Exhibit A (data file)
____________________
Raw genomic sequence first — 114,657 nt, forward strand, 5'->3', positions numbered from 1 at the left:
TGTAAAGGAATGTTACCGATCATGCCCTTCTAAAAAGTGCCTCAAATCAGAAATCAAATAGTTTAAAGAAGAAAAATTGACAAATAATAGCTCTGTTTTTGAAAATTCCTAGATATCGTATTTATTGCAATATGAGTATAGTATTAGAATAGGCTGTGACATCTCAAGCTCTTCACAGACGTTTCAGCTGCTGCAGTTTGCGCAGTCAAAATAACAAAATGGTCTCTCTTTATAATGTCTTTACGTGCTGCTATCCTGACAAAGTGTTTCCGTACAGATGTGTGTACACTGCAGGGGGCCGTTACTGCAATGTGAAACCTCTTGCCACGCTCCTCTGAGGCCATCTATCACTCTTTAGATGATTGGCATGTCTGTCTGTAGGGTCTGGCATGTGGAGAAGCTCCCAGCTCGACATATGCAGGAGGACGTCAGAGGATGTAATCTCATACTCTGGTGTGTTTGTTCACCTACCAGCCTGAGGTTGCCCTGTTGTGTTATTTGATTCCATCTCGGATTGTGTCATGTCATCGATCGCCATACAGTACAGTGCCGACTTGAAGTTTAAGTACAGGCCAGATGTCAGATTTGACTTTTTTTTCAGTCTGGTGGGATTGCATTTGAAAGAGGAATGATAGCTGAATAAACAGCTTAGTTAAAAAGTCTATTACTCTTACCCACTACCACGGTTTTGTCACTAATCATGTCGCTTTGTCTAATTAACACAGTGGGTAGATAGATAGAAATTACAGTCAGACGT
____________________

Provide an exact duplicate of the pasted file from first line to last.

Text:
Raw genomic sequence first — 114,657 nt, forward strand, 5'->3', positions numbered from 1 at the left:
TGTAAAGGAATGTTACCGATCATGCCCTTCTAAAAAGTGCCTCAAATCAGAAATCAAATAGTTTAAAGAAGAAAAATTGACAAATAATAGCTCTGTTTTTGAAAATTCCTAGATATCGTATTTATTGCAATATGAGTATAGTATTAGAATAGGCTGTGACATCTCAAGCTCTTCACAGACGTTTCAGCTGCTGCAGTTTGCGCAGTCAAAATAACAAAATGGTCTCTCTTTATAATGTCTTTACGTGCTGCTATCCTGACAAAGTGTTTCCGTACAGATGTGTGTACACTGCAGGGGGCCGTTACTGCAATGTGAAACCTCTTGCCACGCTCCTCTGAGGCCATCTATCACTCTTTAGATGATTGGCATGTCTGTCTGTAGGGTCTGGCATGTGGAGAAGCTCCCAGCTCGACATATGCAGGAGGACGTCAGAGGATGTAATCTCATACTCTGGTGTGTTTGTTCACCTACCAGCCTGAGGTTGCCCTGTTGTGTTATTTGATTCCATCTCGGATTGTGTCATGTCATCGATCGCCATACAGTACAGTGCCGACTTGAAGTTTAAGTACAGGCCAGATGTCAGATTTGACTTTTTTTTCAGTCTGGTGGGATTGCATTTGAAAGAGGAATGATAGCTGAATAAACAGCTTAGTTAAAAAGTCTATTACTCTTACCCACTACCACGGTTTTGTCACTAATCATGTCGCTTTGTCTAATTAACACAGTGGGTAGATAGATAGAAATTACAGTCAGACGT